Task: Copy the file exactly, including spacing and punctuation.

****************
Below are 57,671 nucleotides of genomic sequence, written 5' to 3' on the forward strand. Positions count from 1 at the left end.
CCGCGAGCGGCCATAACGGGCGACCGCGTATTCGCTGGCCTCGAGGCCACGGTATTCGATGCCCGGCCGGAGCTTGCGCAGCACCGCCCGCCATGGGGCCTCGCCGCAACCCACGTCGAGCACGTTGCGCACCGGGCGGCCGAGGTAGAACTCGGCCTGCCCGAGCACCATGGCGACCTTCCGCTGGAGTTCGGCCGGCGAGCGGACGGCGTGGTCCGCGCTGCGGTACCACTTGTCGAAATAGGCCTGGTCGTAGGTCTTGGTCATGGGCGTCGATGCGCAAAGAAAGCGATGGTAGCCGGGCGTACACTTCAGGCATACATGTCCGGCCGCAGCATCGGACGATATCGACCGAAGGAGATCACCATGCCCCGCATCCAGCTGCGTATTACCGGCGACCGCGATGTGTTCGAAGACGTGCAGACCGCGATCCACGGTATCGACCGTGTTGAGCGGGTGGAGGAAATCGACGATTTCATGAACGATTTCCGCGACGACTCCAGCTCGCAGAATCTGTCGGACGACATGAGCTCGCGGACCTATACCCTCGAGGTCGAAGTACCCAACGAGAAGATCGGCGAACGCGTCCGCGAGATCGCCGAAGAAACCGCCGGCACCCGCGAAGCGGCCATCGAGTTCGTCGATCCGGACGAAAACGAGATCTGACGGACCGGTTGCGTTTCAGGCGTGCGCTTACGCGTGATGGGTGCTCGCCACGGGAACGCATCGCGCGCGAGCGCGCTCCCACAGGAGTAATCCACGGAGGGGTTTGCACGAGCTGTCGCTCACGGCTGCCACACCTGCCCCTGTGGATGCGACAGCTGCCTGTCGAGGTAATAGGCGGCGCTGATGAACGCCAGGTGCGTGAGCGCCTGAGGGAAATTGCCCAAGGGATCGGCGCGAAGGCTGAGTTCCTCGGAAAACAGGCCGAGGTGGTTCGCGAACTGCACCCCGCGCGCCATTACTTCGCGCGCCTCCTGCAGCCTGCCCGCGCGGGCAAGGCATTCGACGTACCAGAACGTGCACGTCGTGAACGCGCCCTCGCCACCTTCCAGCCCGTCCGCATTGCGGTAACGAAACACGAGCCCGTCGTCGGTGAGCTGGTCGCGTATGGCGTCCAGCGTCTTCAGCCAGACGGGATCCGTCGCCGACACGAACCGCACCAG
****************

Below are 57,671 nucleotides of genomic sequence, written 5' to 3' on the forward strand. Positions count from 1 at the left end.
CCGCGAGCGGCCATAACGGGCGACCGCGTATTCGCTGGCCTCGAGGCCACGGTATTCGATGCCCGGCCGGAGCTTGCGCAGCACCGCCCGCCATGGGGCCTCGCCGCAACCCACGTCGAGCACGTTGCGCACCGGGCGGCCGAGGTAGAACTCGGCCTGCCCGAGCACCATGGCGACCTTCCGCTGGAGTTCGGCCGGCGAGCGGACGGCGTGGTCCGCGCTGCGGTACCACTTGTCGAAATAGGCCTGGTCGTAGGTCTTGGTCATGGGCGTCGATGCGCAAAGAAAGCGATGGTAGCCGGGCGTACACTTCAGGCATACATGTCCGGCCGCAGCATCGGACGATATCGACCGAAGGAGATCACCATGCCCCGCATCCAGCTGCGTATTACCGGCGACCGCGATGTGTTCGAAGACGTGCAGACCGCGATCCACGGTATCGACCGTGTTGAGCGGGTGGAGGAAATCGACGATTTCATGAACGATTTCCGCGACGACTCCAGCTCGCAGAATCTGTCGGACGACATGAGCTCGCGGACCTATACCCTCGAGGTCGAAGTACCCAACGAGAAGATCGGCGAACGCGTCCGCGAGATCGCCGAAGAAACCGCCGGCACCCGCGAAGCGGCCATCGAGTTCGTCGATCCGGACGAAAACGAGATCTGACGGACCGGTTGCGTTTCAGGCGTGCGCTTACGCGTGATGGGTGCTCGCCACGGGAACGCATCGCGCGCGAGCGCGCTCCCACAGGAGTAATCCACGGAGGGGTTTGCACGAGCTGTCGCTCACGGCTGCCACACCTGCCCCTGTGGATGCGACAGCTGCCTGTCGAGGTAATAGGCGGCGCTGATGAACGCCAGGTGCGTGAGCGCCTGAGGGAAATTGCCCAAGGGATCGGCGCGAAGGCTGAGTTCCTCGGAAAACAGGCCGAGGTGGTTCGCGAACTGCACCCCGCGCGCCATTACTTCGCGCGCCTCCTGCAGCCTGCCCGCGCGGGCAAGGCATTCGACGTACCAGAACGTGCACGTCGTGAACGCGCCCTCGCCACCTTCCAGCCCGTCCGCATTGCGGTAACGAAACACGAGCCCGTCGTCGGTGAGCTGGTCGCGTATGGCGTCCAGCGTCTTCAGCCAGACGGGATCCGTCGCCGACACGAACCGCACCAG